BADGER cull protestors are calling upon Worcester City Council to take a stance on the controversy - collecting 1,000 signatures to make their point.

A protest group turned up at a full council meeting last night to urge the authority to ban culling on its land.

The plea comes despite the prospect of any Worcester-based badger cull appearing unlikely, and the council owning very little suitable land anyway.

Although it is still a major landowner, most of the council's assets are built-up pockets like the Guildhall, the museum and art gallery in Foregate Street, various leisure and sports centres across Worcester and office units.

Most of the rural patches of land around Worcestershire not privately owned belong to the county council, which has already written to Environment Secretary Liz Truss to urge her to consider alternatives.

Badger cull protestor Anna Frankel turned up at the city council meeting to call it "selective slaughtering".

"Over 1,000 citizens in Worcester want Worcester City Council to prohibit the culling of badgers on council-owned land," she said.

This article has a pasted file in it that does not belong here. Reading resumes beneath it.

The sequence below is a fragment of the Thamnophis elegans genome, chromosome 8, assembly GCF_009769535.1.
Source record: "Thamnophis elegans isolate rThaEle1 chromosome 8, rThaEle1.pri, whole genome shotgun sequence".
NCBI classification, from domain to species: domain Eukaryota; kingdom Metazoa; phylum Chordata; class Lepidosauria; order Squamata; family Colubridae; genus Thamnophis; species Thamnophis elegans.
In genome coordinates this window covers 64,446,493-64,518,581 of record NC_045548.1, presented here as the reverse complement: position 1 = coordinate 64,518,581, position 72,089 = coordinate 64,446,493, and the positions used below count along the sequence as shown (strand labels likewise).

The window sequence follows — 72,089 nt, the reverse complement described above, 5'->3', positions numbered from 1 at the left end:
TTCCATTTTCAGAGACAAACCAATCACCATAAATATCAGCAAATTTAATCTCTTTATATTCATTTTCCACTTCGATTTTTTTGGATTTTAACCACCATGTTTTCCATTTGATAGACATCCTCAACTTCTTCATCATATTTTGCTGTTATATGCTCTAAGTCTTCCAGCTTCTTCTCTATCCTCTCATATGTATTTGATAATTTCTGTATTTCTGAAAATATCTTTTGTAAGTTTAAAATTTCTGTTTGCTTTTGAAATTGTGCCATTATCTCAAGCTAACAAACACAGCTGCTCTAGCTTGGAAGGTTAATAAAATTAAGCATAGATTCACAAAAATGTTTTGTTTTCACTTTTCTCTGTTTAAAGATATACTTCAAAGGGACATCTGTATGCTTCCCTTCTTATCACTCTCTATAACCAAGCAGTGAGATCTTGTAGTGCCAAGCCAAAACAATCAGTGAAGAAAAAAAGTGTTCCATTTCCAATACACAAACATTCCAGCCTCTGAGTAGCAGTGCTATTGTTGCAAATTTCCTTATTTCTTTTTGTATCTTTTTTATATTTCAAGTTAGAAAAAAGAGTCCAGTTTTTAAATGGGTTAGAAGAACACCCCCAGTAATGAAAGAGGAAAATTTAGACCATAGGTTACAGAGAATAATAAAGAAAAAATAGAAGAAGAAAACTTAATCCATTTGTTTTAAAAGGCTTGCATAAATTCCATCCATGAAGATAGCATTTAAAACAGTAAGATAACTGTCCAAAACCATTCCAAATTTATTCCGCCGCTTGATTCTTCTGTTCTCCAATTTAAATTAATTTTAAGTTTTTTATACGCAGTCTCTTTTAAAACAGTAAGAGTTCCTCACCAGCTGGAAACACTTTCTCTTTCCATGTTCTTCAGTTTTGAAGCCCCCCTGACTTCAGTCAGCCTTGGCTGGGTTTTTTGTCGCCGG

"We ask this because we believe it to be unscientific, inefficient and inhumane.

"Its objective (the petition) is to ensure any Worcester badger population is as safe as possible against slaughter - you can resist badger culling by prohibiting it on council-owned land and this would not cost the council anything.

"It is ineffective, wasteful and inhumane. Now is the time to take a principled stand against culling, not because you have to but because it's the right thing to do."

Her petition has been handed to managing director Duncan Sharkey, who will be tasked with responding.

In recent months councils in areas such as Oxford, Kent, Hampshire, Surrey, and Nottinghamshire have decided to ban badger culls in response to public concern.

The policy has also been replicated by Malvern Hills Conservators, who have stopped any prospect of it on land it owns.

The first badger cull in 15 years began in parts of the South West back in September last year, focusing on shooting 5,000 of them in Somerset and Gloucestershire.

The pilot culls were launched with the aim of killing 70 per cent of badgers in each area within six weeks.

But at the end of the six-week period the shooters had failed to meet half of their target and the Government extended both culls.

Bovine TB has seen more than 300,000 cattle slaughtered in the UK over the past decade.